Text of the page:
Doing what makes you happy

Today I found a letter I wrote to myself exactly three years ago. I posted in on Facebook and after that someone asked me to translate it to English to have it published on a blog. Three years have gone by and things have changed. But I can only say: I was right that everything will always work out in the end.

October 12, 2013
A couple of years ago I worked as a graphic designer at a successful agency but it wasn’t making me happy. In fact, it made me unhappier every day I went there. I made the decision to take the leap and become a freelance illustrator. I gave up my well-paying job to follow my heart.
Weekly, and maybe daily if I came out of the house more often, I hear that people think it’s amazing that I do what I love.
To me it feels like I have no other choice because illustrating makes me happy. It’s not just a job, it’s part of who I am.

To not illustrate feels like running away from who I truly am.

“I would love to do something that makes me happy,” is something people tell me quite often. It’s a sentence I don’t fully understand. And not because I’m stupid. Just so you know, my mum had me tested.
What keeps you from being happy?
“Yeah, but I got to earn a living too” is not the suitable answer to that question. Of course you need to earn a living. But in my opinion happiness and money aren’t directly connected. Unless making loads of money brings you to a level op happiness that the rest doesn’t matter any more. Then you make a very valid point.
If you do what makes you happy, the money will come. Or not. The thing is: when you’re happy with what you do, it doesn’t matter that much. You will find a way to make a living. You will learn to be satisfied with less. I’ve learnt that going on holiday three times a year doesn’t make me a happier person, for example.

A job on the side (because paying your bills is preferable) can be found if you are comfortable with yourself. It doesn’t work when you’re going to a job interview with your head set to “If you don’t hire me I’m going to have a mental break down so prepare yourself for a big tantrum”. Nobody wants a person like that in their office.

My point is: start doing what makes you happy, even if it’s part time. Add that little bit of happiness to your life. It will make you a more balanced person. People around you will sense and appreciate that. And you will see: better things will come on your path.

Marloes De Vries

I made this drawing around the same time I wrote this letter. I felt like I was falling in mid-air, not sure where I would land but having faith it would be alright.

Of course I’m down at times as well. Especially when my bank account is empty again. And sure, you will find me the corner of my room crying and feeling sorry for myself. A while back I seriously asked myself if I made the right choice by giving up my secure and safe life. I gave up a lot to pursue my dreams. It isn’t easy, you won’t hear me saying that.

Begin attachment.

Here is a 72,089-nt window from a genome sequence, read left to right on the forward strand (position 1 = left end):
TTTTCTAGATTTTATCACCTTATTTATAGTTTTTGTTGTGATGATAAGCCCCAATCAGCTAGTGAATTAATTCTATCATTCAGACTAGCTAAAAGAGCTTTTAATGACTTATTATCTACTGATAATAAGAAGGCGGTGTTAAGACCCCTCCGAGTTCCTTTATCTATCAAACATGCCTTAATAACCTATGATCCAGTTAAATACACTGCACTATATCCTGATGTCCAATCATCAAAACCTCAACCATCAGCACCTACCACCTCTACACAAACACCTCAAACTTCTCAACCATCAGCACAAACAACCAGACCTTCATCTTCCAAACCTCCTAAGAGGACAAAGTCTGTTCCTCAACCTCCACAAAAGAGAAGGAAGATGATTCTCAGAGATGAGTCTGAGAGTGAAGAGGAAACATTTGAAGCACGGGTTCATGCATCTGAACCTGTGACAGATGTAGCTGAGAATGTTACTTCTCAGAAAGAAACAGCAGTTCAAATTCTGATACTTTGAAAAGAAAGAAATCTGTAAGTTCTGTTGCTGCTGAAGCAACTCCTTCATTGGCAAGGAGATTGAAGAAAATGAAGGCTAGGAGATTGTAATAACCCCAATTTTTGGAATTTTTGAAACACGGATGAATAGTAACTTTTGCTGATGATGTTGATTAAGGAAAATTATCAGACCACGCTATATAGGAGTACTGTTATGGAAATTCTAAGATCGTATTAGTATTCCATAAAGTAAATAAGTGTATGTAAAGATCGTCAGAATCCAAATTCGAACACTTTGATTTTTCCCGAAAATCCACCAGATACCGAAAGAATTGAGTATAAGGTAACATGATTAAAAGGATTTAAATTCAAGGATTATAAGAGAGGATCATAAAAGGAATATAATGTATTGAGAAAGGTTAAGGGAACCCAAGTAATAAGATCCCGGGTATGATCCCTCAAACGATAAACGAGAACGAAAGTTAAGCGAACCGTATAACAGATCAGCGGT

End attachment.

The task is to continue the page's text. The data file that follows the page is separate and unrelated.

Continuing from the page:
To choose happiness isn’t that hard, but the consequences of that choice are.

Choosing a career or path that makes you happy comes with ups and downs. The downs are terribly low at times but the ups are sky high. I can understand that the majority of people prefer the safe way of living, like a steady line. Living that kind of life with ups and downs isn’t for everyone, and I’m not saying you have to. But when you feel unhappy and you know in your heart what you need to do, then by all means: do it. You don’t have to quit your job right away like I did. In fact, I wouldn’t recommend it. But you can gradually build it off.

Ask yourself what suits you better. To have the career of your dreams and having loads of bucks in your bank account is only for the lucky few. Don’t try to accomplish that. Try to accomplish a bit of happiness in your life.

October 12, 2016

Looking back on it, I know I was at my worst right there. I left my home town just six months earlier, I had to sell my house with incredible loss, I had no money, little income, and still I was determined to make it.

To be honest, I think that’s the reason I pulled through: my determination to keep illustrating and doing what my heart told me to do. If I would have made sensible choices, then I would have quit and looked for a more steady job. But then I wouldn’t be where I am today.

This letter also reminded me that I’m lucky to be where I am today. I’m incredibly grateful for everything I have now.
At times I still struggle and I don’t think it ever will be really easy. It is still ups and downs, although it seems to me it has become more steady over the past three years. I work hard, I do it with a lot of passion, I have great clients to work for, I don’t have a lot of spare time, I cry sometimes but I also have a permanent smile on my face these days. Because I know I made the right choice even though a lot of people said it was risky. I wouldn’t have it any other way.

I’m curious what you think! Please do let me know in the comment section below. What are your thoughts? What would you do? Do you do what makes you happy? Looking forward to it!

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